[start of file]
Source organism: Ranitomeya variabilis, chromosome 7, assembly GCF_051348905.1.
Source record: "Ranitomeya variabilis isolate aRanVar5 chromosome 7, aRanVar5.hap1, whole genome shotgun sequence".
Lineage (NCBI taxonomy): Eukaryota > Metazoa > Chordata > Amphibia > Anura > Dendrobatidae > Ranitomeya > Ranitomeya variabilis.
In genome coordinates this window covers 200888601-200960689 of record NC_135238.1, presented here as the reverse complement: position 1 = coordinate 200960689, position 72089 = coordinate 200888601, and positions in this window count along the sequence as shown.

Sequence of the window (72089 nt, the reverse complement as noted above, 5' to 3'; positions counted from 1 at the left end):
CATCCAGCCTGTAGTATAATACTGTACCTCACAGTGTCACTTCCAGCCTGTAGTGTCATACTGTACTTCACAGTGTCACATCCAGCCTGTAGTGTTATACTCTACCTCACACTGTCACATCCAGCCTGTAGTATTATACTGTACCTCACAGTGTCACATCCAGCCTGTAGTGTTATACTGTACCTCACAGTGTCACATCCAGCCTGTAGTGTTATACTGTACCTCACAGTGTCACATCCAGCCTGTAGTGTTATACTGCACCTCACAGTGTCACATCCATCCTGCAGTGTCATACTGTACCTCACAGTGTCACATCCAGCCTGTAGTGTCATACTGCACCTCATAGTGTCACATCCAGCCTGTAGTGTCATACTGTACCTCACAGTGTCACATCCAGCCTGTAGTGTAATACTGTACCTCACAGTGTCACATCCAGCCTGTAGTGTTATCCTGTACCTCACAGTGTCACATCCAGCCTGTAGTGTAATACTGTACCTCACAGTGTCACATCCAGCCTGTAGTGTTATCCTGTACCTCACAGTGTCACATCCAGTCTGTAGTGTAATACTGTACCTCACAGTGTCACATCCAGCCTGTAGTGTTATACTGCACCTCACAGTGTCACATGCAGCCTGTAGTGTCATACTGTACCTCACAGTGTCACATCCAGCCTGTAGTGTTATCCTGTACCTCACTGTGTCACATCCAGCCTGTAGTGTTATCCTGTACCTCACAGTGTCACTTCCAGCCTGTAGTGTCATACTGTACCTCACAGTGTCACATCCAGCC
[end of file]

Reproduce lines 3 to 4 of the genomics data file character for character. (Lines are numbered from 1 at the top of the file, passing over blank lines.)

Lineage (NCBI taxonomy): Eukaryota > Metazoa > Chordata > Amphibia > Anura > Dendrobatidae > Ranitomeya > Ranitomeya variabilis.
In genome coordinates this window covers 200888601-200960689 of record NC_135238.1, presented here as the reverse complement: position 1 = coordinate 200960689, position 72089 = coordinate 200888601, and positions in this window count along the sequence as shown.